LVMH in Osaka, Japan by Kengo Kuma

Undertaking the design of boutique and office project for Moet Hennessy Louis Vuitton (LVMH) in Osaka, Japan, Kengo Kuma used the exterior wall as a starting point for exploration. Given what he calls the "dichotomic technique of wall (opaque) versus window (transparent)," he opted to blur these distinctions by wrapping the office floors in a continuous skin of stone that from the exterior appears opaque during the day but much different at night.

Using stone in three thicknesses and with three techniques, Kuma was able to achieve his desired effect. Onyx is the stone of choice, most likely for its superior powers of light transmittance, even at thicknesses that others stones fail to admit light. A 4mm (1/8") thick piece is sandwiched between glass, like a laminate. A 30mm (1") is an onyx pattern printed onto glass. Lastly, A 75mm (3") onyx is "transcribed onto a 75 mm-thick PET film." Combined with the natural imperfections of stone, these three variations create subtle changes around the building.

Sitting atop a metal panel and glass, multi-story base, the office entry is signaled by a vertical strip of onyx that reaches the ground level. Here the onyx is even used for the simple canopy overhead. Moving inside, the elevator lobby is covered with the same stone: the walls, ceiling, and floor. Only the stainless steel doors, frames, base, and fittings break up the stone womb. It's like something out of a Stanley Kubrick film. The elevator lobbies on the upper floors provide some relief in the walls, ceilings, and floors.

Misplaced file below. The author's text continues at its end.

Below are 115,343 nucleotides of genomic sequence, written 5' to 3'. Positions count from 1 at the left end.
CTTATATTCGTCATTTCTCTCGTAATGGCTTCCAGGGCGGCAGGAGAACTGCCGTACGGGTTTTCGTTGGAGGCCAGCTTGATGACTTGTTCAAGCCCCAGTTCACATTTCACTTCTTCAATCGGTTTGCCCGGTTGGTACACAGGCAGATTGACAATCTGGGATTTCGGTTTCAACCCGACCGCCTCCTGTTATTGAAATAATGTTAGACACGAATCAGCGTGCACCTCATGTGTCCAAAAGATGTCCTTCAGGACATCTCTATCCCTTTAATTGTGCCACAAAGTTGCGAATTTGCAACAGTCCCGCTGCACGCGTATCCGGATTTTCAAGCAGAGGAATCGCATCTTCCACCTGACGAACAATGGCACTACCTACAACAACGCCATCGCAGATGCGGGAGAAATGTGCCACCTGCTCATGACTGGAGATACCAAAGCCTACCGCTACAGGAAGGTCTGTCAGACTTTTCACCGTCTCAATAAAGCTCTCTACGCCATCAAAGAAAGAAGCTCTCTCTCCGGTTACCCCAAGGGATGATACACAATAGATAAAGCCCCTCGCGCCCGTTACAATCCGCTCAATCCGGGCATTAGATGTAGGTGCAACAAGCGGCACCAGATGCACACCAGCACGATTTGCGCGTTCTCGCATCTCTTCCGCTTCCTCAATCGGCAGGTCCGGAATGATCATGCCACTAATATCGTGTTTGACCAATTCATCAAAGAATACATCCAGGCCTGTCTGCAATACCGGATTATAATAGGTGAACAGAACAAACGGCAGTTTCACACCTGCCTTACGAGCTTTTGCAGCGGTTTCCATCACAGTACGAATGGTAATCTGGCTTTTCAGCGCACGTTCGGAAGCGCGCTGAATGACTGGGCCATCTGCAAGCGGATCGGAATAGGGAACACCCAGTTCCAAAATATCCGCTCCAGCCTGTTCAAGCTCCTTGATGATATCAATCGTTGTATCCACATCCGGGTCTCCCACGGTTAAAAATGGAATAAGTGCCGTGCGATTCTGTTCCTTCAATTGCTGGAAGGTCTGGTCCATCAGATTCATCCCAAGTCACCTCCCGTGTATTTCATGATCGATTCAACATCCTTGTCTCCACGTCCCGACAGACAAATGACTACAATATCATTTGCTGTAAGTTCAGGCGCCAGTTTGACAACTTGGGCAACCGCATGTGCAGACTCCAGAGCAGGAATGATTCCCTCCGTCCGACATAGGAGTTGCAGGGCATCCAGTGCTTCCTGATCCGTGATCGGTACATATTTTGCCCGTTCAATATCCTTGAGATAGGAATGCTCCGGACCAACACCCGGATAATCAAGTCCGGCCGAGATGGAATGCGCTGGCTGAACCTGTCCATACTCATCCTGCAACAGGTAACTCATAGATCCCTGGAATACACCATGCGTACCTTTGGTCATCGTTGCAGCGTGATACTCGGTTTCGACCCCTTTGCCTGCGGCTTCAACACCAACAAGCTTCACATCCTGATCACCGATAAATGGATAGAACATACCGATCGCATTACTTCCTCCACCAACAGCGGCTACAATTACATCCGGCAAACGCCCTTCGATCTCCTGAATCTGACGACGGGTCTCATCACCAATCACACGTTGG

The typical office floors tend to exhibit the changes in the stone thicknesses and techniques more than the exterior. Perhaps this owes to the lower light levels inside or the fact that the mullions are only on the interior, a detail that gives the exterior its flat surface. Regardless, the sensation is unlike any other work environment, even if the floors and ceiling are more typical in their treatment. The stone admits light during the day while also allowing views through certain pieces. Rather than only responding to wall/window and opaque/transparent techniques, Kuma has also responded to fully-glazed curtain wall construction that is just as ubiquitous. In this design, he's discovered a technique that falls somewhere between the two while being a unique presence for both the city and the building's inhabitants.